Producer Jorge Elbrecht of VIOLENS has noticeably beefed up the dynamics but while the fresh rhythmical outlook adds a new dimension, the classic ARS hallmarks of repeated synth riffs and drum machine still remain, particularly on the DMX dominated ‘Just Like A Tree’ and the mechanical conga drive of the sweet launch single ‘Somebody Who’.
There are also several other interesting diversions on ‘Move In Spectrums’; ‘We Both Know’ for example is instrumental for over three of its four and half minutes with the tension building up accordingly while ‘Hand Over Hand’ mutates into something boomingly hallucinogenic. ‘Gravitron’ on the other hand is decisively militaristic before the drifting wispiness of ‘Boiling Point’.
Otherwise, the usual down-to-earth, charm of the trio exudes over a melancholy that is never depressing but always tinged with hope.
However, one regular criticism of AU REVOIR SIMONE in the past has been that they can usually only be sampled in small doses.
In that respect, ‘Move In Spectrums’ doesn’t change that, especially with the album’s washy, chilled-out but noodling final third. The timely solution may be that elusive AU REVOIR SIMONE ‘best of’ compilation; “Smithers… release the album!” 😉
‘Move In Spectrums’ is released by Moshi Moshi Records as a CD, vinyl and download
Brooklyn’s AU REVOIR SIMONE have returned with a stylish new video for the song ‘Somebody Who’ to launch their brand new album ‘Move In Spectrums’.
In it, Erika Forster, Annie Hart and Heather D’Angelo have glammed up for what looks like Hello magazine shoot in a stately home but retaining their girl next door aura, they poke fun at the process by brushing their teeth and blowing bubblegum.
It’s been four years since their last long player ‘Still Night, Still Light’ and during this period, Annie has started a family while Erika Forster released a solo EP in 2011 as ERIKA SPRING.
But the girls are back with their psychedelic electro sound. ‘Somebody Who’ beefs up the dreamy earthy atmospheres of previous single adventures ‘Another Likely Story’ and ‘Tell Me’ which incidentally was given a tremendous gothic disco makeover by MIRRORS in 2010! However, ‘Somebody Who’ still retains the band’s trademark triple keyboard eloquence with repeating riffs and counter melodies but embellishing with more noisier off-kilter synth elements than previously heard on their work.
The trio started out when Erika and Annie exchanged stories on a train journey home and realised that they had a common desire to form an all-keyboard covers band. Heather joined later and they started playing shows locally with a manifesto to make “warm and organic electronic music with forthright female vocalists”. They have now earned a reputation for being a most charming live act with the on-stage banter at times coming over like a Casiotone slumber party. The band have announced a European tour including a date at London’s XOYO on Tuesday 17th September.
‘Move In Spectrums’ is released by Moshi Moshi Records on 24th September 2013
AU REVOIR SIMONE European Tour Dates include:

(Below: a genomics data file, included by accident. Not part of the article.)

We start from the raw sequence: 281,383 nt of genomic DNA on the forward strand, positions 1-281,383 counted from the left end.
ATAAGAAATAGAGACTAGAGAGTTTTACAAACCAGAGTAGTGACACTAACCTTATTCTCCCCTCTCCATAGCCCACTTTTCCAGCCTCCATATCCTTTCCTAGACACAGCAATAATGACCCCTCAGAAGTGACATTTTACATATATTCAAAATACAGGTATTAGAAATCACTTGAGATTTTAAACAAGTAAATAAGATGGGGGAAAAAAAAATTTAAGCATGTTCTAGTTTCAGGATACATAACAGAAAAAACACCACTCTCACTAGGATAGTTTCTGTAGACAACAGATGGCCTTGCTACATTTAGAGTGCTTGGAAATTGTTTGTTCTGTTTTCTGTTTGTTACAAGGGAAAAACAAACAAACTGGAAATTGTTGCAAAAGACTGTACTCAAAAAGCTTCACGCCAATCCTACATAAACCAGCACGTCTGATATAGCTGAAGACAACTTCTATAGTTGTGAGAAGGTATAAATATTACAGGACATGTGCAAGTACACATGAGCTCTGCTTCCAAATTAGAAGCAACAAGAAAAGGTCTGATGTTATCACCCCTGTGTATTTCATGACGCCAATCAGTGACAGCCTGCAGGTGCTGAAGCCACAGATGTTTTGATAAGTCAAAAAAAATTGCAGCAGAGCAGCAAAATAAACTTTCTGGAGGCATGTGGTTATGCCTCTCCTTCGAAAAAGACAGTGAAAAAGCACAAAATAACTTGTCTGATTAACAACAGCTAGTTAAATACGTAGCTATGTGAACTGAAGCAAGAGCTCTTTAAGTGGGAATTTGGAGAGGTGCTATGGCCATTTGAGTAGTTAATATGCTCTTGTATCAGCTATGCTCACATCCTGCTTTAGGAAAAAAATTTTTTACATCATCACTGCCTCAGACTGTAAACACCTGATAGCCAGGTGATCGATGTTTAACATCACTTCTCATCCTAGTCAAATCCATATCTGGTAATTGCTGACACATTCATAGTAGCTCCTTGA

Helsinki Tavastia (13 September), Leffinge Festival (14 September), London XOYO (17 September), Paris Nouveau Casino (18 September), Kaserne Basel (19 September), Zurich Stall 6 (25 September), Rimini Sala Vertigio (26 September), Roma Circolo deli Artisti (27 September), Berlin Kantine am Berghain (30 September), Prague Meat Factory (1 October)
“Les filles, ces trois filles. Ils avaient l’air si doux, si vulnérable, mais ils avaient acier à l’intérieur entre eux, la dureté de la terre elle-même. C’était comme si elles étaient faites …de diamants.”
From Norwich, it’s the band of the week! …of DIAMONDS are possibly the English countryside’s answer to AU REVOIR SIMONE and compriseof three Norfolk girls Vikki Diamond, Natalie Diamond and Kimberley Diamond.
They differ from the Brooklyn threesome in their use of organic instrumentation alongside the synthesized experiments. Augmented by Boy on Drums, they deliver hybrid electronica with three-part harmonies that can be bittersweet but not without some wry humour and fun. Band interests include tea and cake… so they’re the real life East Anglian version of HO-KAGO TEA TIME!
Working with producers Sankt & Neudorf, the end result sounds like a kooky musical workshop from a Girl Guide camping weekend… there’s tradition but there’s also adventure! With a love of KRAFTWERK and BLONDIE, the varied mix of influences which also include STEREOLAB, SUGARCUBES, THE KNIFE, STRAWBERRY SWITCHBLADE and BANANARAMA make for some intriguing music.
Their debut single ‘…of Diamonds Theme’ was an enjoyably bizarre three movement mash-up of KRAFTWERK, JANE BIRKIN, NINE INCH NAILS and AIR. For that alone, the girls deserve an award or a straitjacket or something! Described in their press release as “rural electronic girl-pop weirdos”, that may be so but as their previous B-side ‘Weirdo’ testifies: “If I am a weirdo, then you are much weirder…”
Their new EP ‘Two Songs About Love’ is their second release and from it, the catchy ‘Friends’ features a promo video of the girls singing in front of some mock Twitter subtext to illustrate the standpoint of virtual relationships. As the girls themselves say: “Breaking up on Twitter is so hard to do…”
Also on the EP, ‘Go Far’ is a quirky buzz ‘n’ bleep laden Magical Mystery Tour via THE CURE’s ‘In Between Days’. And in a twist to ‘Are Friends Electric? and its story of failing robot lovers, ‘Buddy’ gives a quaint alternate take on the matter…funnily enough, it sounds like a less gothic ROBOTS IN DISGUISE!
“We formed from carbon atoms that came from stars” say Vikki, Natalie and Kimberley; …of DIAMONDS are distinct from many other acts using synths who might prefer industrialised or minimal strains. Delectably charming to the nth degree, having played a handful of gigs in their hometown, the girls hope to bring their live show to the rest of the UK in the Autumn.
‘Two Songs About Love’ EP is released by Norfolk Mining Company on 20th August 2012. It can be purchased via iTunes and Amazon, other digital retailers are available…